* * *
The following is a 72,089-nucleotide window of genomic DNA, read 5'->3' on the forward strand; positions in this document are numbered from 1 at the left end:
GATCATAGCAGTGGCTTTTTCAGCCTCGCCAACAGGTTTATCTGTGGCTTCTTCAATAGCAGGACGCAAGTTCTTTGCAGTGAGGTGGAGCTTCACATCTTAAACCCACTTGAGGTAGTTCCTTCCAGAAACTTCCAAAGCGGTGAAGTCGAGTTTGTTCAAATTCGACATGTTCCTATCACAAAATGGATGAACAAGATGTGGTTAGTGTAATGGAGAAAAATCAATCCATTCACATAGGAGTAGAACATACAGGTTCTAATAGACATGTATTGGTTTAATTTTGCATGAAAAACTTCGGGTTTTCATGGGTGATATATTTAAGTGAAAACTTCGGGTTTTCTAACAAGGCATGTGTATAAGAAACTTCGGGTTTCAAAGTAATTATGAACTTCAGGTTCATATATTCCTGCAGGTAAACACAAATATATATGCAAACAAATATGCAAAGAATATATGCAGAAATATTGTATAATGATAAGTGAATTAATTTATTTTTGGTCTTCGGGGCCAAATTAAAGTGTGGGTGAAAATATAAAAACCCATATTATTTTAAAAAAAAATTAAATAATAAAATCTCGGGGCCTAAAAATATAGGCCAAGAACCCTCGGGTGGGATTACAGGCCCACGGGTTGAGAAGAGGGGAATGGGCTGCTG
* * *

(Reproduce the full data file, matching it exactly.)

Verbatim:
The following is a 72,089-nucleotide window of genomic DNA, read 5'->3' on the forward strand; positions in this document are numbered from 1 at the left end:
GATCATAGCAGTGGCTTTTTCAGCCTCGCCAACAGGTTTATCTGTGGCTTCTTCAATAGCAGGACGCAAGTTCTTTGCAGTGAGGTGGAGCTTCACATCTTAAACCCACTTGAGGTAGTTCCTTCCAGAAACTTCCAAAGCGGTGAAGTCGAGTTTGTTCAAATTCGACATGTTCCTATCACAAAATGGATGAACAAGATGTGGTTAGTGTAATGGAGAAAAATCAATCCATTCACATAGGAGTAGAACATACAGGTTCTAATAGACATGTATTGGTTTAATTTTGCATGAAAAACTTCGGGTTTTCATGGGTGATATATTTAAGTGAAAACTTCGGGTTTTCTAACAAGGCATGTGTATAAGAAACTTCGGGTTTCAAAGTAATTATGAACTTCAGGTTCATATATTCCTGCAGGTAAACACAAATATATATGCAAACAAATATGCAAAGAATATATGCAGAAATATTGTATAATGATAAGTGAATTAATTTATTTTTGGTCTTCGGGGCCAAATTAAAGTGTGGGTGAAAATATAAAAACCCATATTATTTTAAAAAAAAATTAAATAATAAAATCTCGGGGCCTAAAAATATAGGCCAAGAACCCTCGGGTGGGATTACAGGCCCACGGGTTGAGAAGAGGGGAATGGGCTGCTG